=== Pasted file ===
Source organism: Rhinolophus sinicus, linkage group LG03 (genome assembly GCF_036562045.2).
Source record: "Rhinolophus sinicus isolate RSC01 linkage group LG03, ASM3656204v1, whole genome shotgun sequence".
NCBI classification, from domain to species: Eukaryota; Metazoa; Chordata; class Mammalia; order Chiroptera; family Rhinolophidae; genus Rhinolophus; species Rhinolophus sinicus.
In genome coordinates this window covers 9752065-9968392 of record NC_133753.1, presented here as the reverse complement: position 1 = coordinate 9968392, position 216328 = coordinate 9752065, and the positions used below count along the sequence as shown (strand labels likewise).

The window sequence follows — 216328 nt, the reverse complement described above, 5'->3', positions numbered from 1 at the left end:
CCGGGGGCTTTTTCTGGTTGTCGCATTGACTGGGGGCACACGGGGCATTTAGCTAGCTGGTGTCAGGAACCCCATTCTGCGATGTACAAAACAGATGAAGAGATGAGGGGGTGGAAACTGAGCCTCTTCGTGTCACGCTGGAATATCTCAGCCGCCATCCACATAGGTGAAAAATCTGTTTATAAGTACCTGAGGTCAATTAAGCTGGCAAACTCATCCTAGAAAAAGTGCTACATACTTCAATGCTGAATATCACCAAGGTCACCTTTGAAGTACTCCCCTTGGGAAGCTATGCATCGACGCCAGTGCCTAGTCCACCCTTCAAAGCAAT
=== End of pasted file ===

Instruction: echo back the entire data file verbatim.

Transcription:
Source organism: Rhinolophus sinicus, linkage group LG03 (genome assembly GCF_036562045.2).
Source record: "Rhinolophus sinicus isolate RSC01 linkage group LG03, ASM3656204v1, whole genome shotgun sequence".
NCBI classification, from domain to species: Eukaryota; Metazoa; Chordata; class Mammalia; order Chiroptera; family Rhinolophidae; genus Rhinolophus; species Rhinolophus sinicus.
In genome coordinates this window covers 9752065-9968392 of record NC_133753.1, presented here as the reverse complement: position 1 = coordinate 9968392, position 216328 = coordinate 9752065, and the positions used below count along the sequence as shown (strand labels likewise).

The window sequence follows — 216328 nt, the reverse complement described above, 5'->3', positions numbered from 1 at the left end:
CCGGGGGCTTTTTCTGGTTGTCGCATTGACTGGGGGCACACGGGGCATTTAGCTAGCTGGTGTCAGGAACCCCATTCTGCGATGTACAAAACAGATGAAGAGATGAGGGGGTGGAAACTGAGCCTCTTCGTGTCACGCTGGAATATCTCAGCCGCCATCCACATAGGTGAAAAATCTGTTTATAAGTACCTGAGGTCAATTAAGCTGGCAAACTCATCCTAGAAAAAGTGCTACATACTTCAATGCTGAATATCACCAAGGTCACCTTTGAAGTACTCCCCTTGGGAAGCTATGCATCGACGCCAGTGCCTAGTCCACCCTTCAAAGCAAT